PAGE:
Not all bosses have the kind of rapport with employees so as to understand the dynamics and offices politics playing out under their own noses. In their rise, they leave behind common ploys and play the same game at a higher level.

But only those working together actually realize how team dynamics work under the complex hierarchy that modern industry is based on. They know who works well with whom, who works better than whom, who cannot work with whom and who cannot be trusted to work at all. And they often know all this more than the bosses themselves who have glass cabins shielding them from the best and worst their employees have to offer.

So, does meritocracy really survive if the hierarchy is put in danger?

Does the workplace dynamic take a hit in light of a jump in promotion?

Does merit even stand a chance in the face of superiors taking credit for everything?

Or is the cumbersome method of seniority the only way to ensure smooth functioning?


Food for thought, dear leaders…

Saturday, 15 August 2015

With Great Power comes Great Responsibility: India & the UNSC

It’s been 69 years since India became an Independent nation. The leaders that formed the government then thought that the time was right for India to govern itself. The government today believes that India is ready to be part of a committee that aims to keep the world secure, the United Nations Security Council (UNSC). To this end, they have been looking for support from every quarter with the constant spate of foreign visits Prime Minister Narendra Modi has already made to several nations since his government came to power in 2014.

They feel the time is right for India to take its rightful place, seeing as it considers itself a leader in Asia. It is looked upon by various South Asian nations as a big brother, an insurance policy of some kind, against the threat that an aggressive China poses in the region.



For & Against India’s seat

But India has apparently failed in impressing contemporary world leaders who have opposed India’s most recent bid to restructure the UNSC like its reluctant friend US President Barrack Obama and its long-time ally Russian President Vladimir Putin. The third nation, China, in spite making tall claims of friendship during President Xi Jinping’s diplomatic visit, is still a regional rival along with another claimant to a permanent seat, Japan. However, the other two permanent members, France, under President Francois Hollande and the United Kingdom, under Prime Minister David Cameron, support India’s bid.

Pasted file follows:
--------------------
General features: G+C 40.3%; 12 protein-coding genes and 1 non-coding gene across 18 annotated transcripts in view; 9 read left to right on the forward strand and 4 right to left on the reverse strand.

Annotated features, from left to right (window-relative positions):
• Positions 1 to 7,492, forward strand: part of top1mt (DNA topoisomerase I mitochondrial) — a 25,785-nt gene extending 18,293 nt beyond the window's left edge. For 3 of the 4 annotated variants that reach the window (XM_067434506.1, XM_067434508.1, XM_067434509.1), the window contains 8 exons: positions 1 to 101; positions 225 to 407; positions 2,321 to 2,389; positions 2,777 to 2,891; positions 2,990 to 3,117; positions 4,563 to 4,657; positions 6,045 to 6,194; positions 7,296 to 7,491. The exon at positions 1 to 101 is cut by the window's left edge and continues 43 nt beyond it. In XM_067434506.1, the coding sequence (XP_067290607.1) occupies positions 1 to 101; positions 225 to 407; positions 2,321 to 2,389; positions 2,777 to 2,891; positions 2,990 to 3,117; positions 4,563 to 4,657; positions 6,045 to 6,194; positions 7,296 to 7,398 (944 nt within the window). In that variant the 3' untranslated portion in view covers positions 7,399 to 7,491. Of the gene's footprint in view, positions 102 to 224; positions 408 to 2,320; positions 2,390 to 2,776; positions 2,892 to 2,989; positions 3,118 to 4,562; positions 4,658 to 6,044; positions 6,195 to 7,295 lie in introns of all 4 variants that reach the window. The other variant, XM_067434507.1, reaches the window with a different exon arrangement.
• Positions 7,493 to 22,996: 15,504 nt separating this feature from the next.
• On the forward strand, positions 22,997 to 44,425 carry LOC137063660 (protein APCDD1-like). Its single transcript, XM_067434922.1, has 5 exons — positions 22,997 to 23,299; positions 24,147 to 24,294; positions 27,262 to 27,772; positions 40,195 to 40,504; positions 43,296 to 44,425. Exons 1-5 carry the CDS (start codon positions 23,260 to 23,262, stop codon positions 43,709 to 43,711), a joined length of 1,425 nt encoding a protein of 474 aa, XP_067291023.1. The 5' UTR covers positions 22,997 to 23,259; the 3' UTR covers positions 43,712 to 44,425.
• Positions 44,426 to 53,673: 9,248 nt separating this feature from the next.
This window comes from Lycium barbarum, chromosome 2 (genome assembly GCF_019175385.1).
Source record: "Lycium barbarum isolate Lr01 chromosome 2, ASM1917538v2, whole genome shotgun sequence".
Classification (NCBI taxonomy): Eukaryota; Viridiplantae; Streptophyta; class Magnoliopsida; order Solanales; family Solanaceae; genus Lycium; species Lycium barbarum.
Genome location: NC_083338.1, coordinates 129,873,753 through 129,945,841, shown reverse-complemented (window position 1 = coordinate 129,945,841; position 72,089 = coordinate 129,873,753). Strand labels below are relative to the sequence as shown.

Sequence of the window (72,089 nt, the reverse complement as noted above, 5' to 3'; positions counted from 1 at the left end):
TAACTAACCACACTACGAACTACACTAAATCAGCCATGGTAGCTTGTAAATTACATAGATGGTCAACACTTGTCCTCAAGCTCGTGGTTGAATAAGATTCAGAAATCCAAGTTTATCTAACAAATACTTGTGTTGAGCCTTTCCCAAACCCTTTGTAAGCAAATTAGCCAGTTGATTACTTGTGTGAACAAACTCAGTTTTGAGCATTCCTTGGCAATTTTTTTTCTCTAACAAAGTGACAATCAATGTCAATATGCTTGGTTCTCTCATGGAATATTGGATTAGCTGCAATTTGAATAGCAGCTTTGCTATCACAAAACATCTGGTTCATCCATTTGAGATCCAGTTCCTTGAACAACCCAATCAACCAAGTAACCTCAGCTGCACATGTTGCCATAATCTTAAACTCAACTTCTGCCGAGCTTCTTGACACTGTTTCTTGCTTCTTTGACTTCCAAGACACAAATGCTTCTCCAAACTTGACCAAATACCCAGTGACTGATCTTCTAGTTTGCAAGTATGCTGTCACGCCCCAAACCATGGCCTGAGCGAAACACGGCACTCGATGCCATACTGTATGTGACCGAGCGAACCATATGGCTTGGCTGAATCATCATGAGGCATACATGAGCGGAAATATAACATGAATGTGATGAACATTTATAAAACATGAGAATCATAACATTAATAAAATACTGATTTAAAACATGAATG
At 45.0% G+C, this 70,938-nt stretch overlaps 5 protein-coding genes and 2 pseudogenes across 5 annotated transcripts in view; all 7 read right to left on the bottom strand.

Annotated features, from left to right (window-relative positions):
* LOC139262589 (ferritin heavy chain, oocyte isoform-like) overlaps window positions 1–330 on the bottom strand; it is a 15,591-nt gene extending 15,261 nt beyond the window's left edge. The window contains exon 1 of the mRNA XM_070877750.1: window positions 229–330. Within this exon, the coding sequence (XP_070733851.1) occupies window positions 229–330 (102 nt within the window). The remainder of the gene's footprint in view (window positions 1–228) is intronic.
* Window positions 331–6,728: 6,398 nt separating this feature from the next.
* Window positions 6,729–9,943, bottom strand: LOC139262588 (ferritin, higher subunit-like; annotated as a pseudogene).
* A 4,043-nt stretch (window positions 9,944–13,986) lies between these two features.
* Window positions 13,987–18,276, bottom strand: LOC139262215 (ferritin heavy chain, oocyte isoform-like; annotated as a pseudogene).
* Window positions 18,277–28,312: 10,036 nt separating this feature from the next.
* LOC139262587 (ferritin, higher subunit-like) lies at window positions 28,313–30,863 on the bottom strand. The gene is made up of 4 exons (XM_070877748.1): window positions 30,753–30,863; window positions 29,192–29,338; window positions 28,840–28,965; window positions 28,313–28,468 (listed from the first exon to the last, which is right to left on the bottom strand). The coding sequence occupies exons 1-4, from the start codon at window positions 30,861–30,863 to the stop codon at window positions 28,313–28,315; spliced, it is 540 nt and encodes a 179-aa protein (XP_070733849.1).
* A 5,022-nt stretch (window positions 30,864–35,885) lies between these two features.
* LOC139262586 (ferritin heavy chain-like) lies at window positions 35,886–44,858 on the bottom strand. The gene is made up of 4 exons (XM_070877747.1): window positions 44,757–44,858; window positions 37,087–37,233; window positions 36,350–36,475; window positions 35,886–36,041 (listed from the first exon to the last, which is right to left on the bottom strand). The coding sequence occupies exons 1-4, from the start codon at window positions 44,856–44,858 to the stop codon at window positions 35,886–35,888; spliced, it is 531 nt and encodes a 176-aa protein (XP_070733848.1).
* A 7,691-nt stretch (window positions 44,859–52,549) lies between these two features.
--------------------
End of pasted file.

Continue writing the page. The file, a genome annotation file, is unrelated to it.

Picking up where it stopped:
Other Contenders

Along with India, the other G-4 nations, comprising of Germany, Japan, and Brazil have all longed for a permanent seat in the UNSC. Germany, because of its GDP, which is the fourth largest in the world, Japan, because of its regional (albeit muted) power status in Asia, and Brazil, by virtue of being the only regional power in South America.


Shortcomings

Although India is slated to be the most populous country in the world by 2022, although its economy is great as an emerging market, although it has a stable democratic structure and although it is a responsible nuclear state, India hasn’t exactly been doing what one would expect members of a ‘security council’ to do.

  • India hasn’t sent help to the coalition fighting terrorist groups outside its borders
  • India is not involved in helping bring back a democratic government in Yemen
  • India didn’t until very recently stand up for or attempt to mediate the conflict brewing in the South China Sea.
  • India hasn’t spoken up on human rights issues in the Israel-Palestine conflict.
  • India stood passively by in the Iran nuclear deal.
  • India hasn’t done anything for the Rohingya refugees from Myanmar.

When you take a look at all these conflicts that India has deliberately avoided, stayed out of, skirted or just verbally condemned, it is hard to imagine that this country is a regional power which will do anything at all, even if it does get a permanent seat at the UNSC.


Favourable Statistic